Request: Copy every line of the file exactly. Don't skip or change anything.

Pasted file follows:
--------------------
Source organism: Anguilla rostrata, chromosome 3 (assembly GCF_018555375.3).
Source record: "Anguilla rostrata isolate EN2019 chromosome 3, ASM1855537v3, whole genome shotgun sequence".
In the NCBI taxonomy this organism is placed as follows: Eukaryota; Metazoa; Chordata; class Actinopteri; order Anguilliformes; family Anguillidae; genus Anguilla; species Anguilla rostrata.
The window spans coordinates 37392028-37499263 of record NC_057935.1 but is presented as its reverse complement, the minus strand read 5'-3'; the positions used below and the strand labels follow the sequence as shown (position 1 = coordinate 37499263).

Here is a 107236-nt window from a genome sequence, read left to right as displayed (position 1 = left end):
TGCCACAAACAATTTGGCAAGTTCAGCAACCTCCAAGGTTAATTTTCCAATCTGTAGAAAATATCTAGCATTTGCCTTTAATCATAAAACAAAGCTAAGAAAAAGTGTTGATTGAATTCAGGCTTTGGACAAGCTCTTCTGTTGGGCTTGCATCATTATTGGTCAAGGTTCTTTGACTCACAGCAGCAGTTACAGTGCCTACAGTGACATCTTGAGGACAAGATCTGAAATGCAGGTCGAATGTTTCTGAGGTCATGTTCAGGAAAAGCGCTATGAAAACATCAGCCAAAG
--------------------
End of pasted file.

Source organism: Anguilla rostrata, chromosome 3 (assembly GCF_018555375.3).
Source record: "Anguilla rostrata isolate EN2019 chromosome 3, ASM1855537v3, whole genome shotgun sequence".
In the NCBI taxonomy this organism is placed as follows: Eukaryota; Metazoa; Chordata; class Actinopteri; order Anguilliformes; family Anguillidae; genus Anguilla; species Anguilla rostrata.
The window spans coordinates 37392028-37499263 of record NC_057935.1 but is presented as its reverse complement, the minus strand read 5'-3'; the positions used below and the strand labels follow the sequence as shown (position 1 = coordinate 37499263).

Here is a 107236-nt window from a genome sequence, read left to right as displayed (position 1 = left end):
TGCCACAAACAATTTGGCAAGTTCAGCAACCTCCAAGGTTAATTTTCCAATCTGTAGAAAATATCTAGCATTTGCCTTTAATCATAAAACAAAGCTAAGAAAAAGTGTTGATTGAATTCAGGCTTTGGACAAGCTCTTCTGTTGGGCTTGCATCATTATTGGTCAAGGTTCTTTGACTCACAGCAGCAGTTACAGTGCCTACAGTGACATCTTGAGGACAAGATCTGAAATGCAGGTCGAATGTTTCTGAGGTCATGTTCAGGAAAAGCGCTATGAAAACATCAGCCAAAG